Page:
Sunday, 14 October 2007

Fashion Journalism Week 3: Carnaby Street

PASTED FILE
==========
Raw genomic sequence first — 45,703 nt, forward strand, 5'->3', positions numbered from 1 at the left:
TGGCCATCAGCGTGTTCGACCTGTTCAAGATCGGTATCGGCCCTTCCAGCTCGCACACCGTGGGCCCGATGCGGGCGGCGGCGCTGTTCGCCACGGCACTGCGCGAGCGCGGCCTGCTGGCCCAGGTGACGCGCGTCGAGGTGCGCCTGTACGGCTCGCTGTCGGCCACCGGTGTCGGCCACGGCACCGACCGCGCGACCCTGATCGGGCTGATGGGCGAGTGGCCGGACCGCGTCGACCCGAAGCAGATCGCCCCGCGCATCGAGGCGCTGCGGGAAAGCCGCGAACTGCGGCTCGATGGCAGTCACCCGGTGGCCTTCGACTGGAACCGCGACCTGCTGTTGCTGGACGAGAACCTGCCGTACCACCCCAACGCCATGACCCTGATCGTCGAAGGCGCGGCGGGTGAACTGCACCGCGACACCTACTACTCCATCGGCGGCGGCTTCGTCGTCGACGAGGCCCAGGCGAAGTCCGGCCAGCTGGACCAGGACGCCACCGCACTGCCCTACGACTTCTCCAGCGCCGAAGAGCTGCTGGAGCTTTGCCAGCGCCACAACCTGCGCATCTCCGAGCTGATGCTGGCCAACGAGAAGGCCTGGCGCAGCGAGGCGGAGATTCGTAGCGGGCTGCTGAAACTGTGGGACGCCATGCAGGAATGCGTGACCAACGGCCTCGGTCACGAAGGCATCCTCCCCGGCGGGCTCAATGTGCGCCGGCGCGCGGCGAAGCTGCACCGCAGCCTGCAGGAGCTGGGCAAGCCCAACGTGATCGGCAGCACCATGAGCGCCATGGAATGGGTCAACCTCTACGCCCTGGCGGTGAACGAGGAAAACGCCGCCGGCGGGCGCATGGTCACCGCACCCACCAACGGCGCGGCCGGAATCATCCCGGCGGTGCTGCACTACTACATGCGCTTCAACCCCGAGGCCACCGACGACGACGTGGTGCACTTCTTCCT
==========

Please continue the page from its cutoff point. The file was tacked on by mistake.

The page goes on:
Picture taken of Carnaby Street There used to be a time when the term ‘a trend’ meant the new fashion item must have. But these days a trend is nothing apart from a fad, which simply fades out in matter of weeks. And when supposedly an ‘everlasting trend’ suddenly does fade out of fashion, it simply makes a return next season; and that is clearly not the definition of a trend. Although, this season I have noticed the rise of the body con; designers such as Herve Leger and Versace are perfect examples where designers focus on shaping the womens’ body through figure hugging couture pieces. Last week when I visited Mensah in Notting Hill, I discovered Liza Bruce, a contemporary designer. The collections consist of fine cotton jersey on mini dresses and fitted tops, which links her collection and the body con trend together. As I walk the streets of London my next steps lead to Carnaby Street to discover the rise of body con. Carnaby Street, the hidden shopping district behind Oxford Circus, is the famous location of small independent stores, which specialise in their own unique sense of style. In the 1960s this street was famous for the mix of young inspirational individuals, with their take on mod fashion and the new minis. As I walk down the cobble streets looking for someone who has taken on the body con trend, I can’t help but realise that everyone is wearing vintage pieces. The take on vintage clothing has expanded in Carnaby Street, with stores like Marshmallow Mountain spreading the style of the layering technique, a Marc Jacobs creation. Picture taken of Marshmallow Mountain in store Marshmallow Mountain is a small independent boutique which stocks an impressive collection of vintage clothes, shoes, bags, belts, jewellery and hats; an everlasting trend shop providing cutting-edge fashion pieces from the late 60s. This store is a great example of what the people on the streets of Carnaby are wearing. Not at all did I see pieces of waist-cinching dresses, but the shop was filled with oversized draping bits of material used on dresses to create a look of your own, through the effects of layering and accessorising. Vintage will always be a thing of the past, but again will always be something which is reinventing itself constantly. Is that what fashion is about now? Is it about re-introducing something old, rather than creating something new?